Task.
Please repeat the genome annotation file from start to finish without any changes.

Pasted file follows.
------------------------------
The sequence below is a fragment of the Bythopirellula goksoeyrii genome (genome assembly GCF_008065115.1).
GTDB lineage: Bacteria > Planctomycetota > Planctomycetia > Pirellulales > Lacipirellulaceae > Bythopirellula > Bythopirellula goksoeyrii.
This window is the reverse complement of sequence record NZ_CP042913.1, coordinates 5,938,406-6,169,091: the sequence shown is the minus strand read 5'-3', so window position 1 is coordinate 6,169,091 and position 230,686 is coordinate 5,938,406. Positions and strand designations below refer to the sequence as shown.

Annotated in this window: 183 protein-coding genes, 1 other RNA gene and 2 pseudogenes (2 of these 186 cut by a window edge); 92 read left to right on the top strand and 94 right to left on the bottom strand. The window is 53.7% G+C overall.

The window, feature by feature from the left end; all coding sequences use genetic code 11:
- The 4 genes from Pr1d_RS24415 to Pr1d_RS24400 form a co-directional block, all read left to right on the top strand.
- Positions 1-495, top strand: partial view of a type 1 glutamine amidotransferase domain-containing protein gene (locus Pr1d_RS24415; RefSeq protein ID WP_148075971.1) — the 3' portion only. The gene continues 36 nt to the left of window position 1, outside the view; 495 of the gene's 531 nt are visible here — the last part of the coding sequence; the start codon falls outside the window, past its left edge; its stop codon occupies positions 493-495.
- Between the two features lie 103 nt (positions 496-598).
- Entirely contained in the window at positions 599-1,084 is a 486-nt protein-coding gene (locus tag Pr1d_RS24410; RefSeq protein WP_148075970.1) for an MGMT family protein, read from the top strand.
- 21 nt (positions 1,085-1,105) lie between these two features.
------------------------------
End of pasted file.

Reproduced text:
The sequence below is a fragment of the Bythopirellula goksoeyrii genome (genome assembly GCF_008065115.1).
GTDB lineage: Bacteria > Planctomycetota > Planctomycetia > Pirellulales > Lacipirellulaceae > Bythopirellula > Bythopirellula goksoeyrii.
This window is the reverse complement of sequence record NZ_CP042913.1, coordinates 5,938,406-6,169,091: the sequence shown is the minus strand read 5'-3', so window position 1 is coordinate 6,169,091 and position 230,686 is coordinate 5,938,406. Positions and strand designations below refer to the sequence as shown.

Annotated in this window: 183 protein-coding genes, 1 other RNA gene and 2 pseudogenes (2 of these 186 cut by a window edge); 92 read left to right on the top strand and 94 right to left on the bottom strand. The window is 53.7% G+C overall.

The window, feature by feature from the left end; all coding sequences use genetic code 11:
- The 4 genes from Pr1d_RS24415 to Pr1d_RS24400 form a co-directional block, all read left to right on the top strand.
- Positions 1-495, top strand: partial view of a type 1 glutamine amidotransferase domain-containing protein gene (locus Pr1d_RS24415; RefSeq protein ID WP_148075971.1) — the 3' portion only. The gene continues 36 nt to the left of window position 1, outside the view; 495 of the gene's 531 nt are visible here — the last part of the coding sequence; the start codon falls outside the window, past its left edge; its stop codon occupies positions 493-495.
- Between the two features lie 103 nt (positions 496-598).
- Entirely contained in the window at positions 599-1,084 is a 486-nt protein-coding gene (locus tag Pr1d_RS24410; RefSeq protein WP_148075970.1) for an MGMT family protein, read from the top strand.
- 21 nt (positions 1,085-1,105) lie between these two features.